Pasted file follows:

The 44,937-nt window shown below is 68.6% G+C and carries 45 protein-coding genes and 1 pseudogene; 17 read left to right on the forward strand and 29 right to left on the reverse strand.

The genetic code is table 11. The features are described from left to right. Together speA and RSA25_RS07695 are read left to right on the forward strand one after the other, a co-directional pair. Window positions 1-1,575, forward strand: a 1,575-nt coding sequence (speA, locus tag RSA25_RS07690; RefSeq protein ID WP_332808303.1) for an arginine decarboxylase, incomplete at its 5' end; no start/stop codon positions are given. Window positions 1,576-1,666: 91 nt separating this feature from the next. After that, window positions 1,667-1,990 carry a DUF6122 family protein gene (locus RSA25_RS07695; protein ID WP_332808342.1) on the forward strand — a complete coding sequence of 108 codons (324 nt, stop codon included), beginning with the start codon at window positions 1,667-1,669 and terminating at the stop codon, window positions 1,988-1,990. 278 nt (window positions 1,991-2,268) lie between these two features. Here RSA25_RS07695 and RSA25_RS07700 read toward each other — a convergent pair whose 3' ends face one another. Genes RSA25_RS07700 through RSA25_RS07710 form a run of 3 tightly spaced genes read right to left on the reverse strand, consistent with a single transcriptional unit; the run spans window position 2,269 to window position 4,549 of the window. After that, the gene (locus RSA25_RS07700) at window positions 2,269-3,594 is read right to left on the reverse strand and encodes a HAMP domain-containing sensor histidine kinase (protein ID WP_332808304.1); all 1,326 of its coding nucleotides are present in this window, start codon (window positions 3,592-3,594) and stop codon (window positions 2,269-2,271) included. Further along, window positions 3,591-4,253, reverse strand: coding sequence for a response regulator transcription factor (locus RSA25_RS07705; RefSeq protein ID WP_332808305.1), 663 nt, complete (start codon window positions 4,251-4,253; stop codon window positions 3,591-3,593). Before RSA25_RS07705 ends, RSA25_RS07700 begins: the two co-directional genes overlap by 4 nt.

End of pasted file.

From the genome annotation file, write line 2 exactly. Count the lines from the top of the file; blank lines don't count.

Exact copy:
The genetic code is table 11. The features are described from left to right. Together speA and RSA25_RS07695 are read left to right on the forward strand one after the other, a co-directional pair. Window positions 1-1,575, forward strand: a 1,575-nt coding sequence (speA, locus tag RSA25_RS07690; RefSeq protein ID WP_332808303.1) for an arginine decarboxylase, incomplete at its 5' end; no start/stop codon positions are given. Window positions 1,576-1,666: 91 nt separating this feature from the next. After that, window positions 1,667-1,990 carry a DUF6122 family protein gene (locus RSA25_RS07695; protein ID WP_332808342.1) on the forward strand — a complete coding sequence of 108 codons (324 nt, stop codon included), beginning with the start codon at window positions 1,667-1,669 and terminating at the stop codon, window positions 1,988-1,990. 278 nt (window positions 1,991-2,268) lie between these two features. Here RSA25_RS07695 and RSA25_RS07700 read toward each other — a convergent pair whose 3' ends face one another. Genes RSA25_RS07700 through RSA25_RS07710 form a run of 3 tightly spaced genes read right to left on the reverse strand, consistent with a single transcriptional unit; the run spans window position 2,269 to window position 4,549 of the window. After that, the gene (locus RSA25_RS07700) at window positions 2,269-3,594 is read right to left on the reverse strand and encodes a HAMP domain-containing sensor histidine kinase (protein ID WP_332808304.1); all 1,326 of its coding nucleotides are present in this window, start codon (window positions 3,592-3,594) and stop codon (window positions 2,269-2,271) included. Further along, window positions 3,591-4,253, reverse strand: coding sequence for a response regulator transcription factor (locus RSA25_RS07705; RefSeq protein ID WP_332808305.1), 663 nt, complete (start codon window positions 4,251-4,253; stop codon window positions 3,591-3,593). Before RSA25_RS07705 ends, RSA25_RS07700 begins: the two co-directional genes overlap by 4 nt.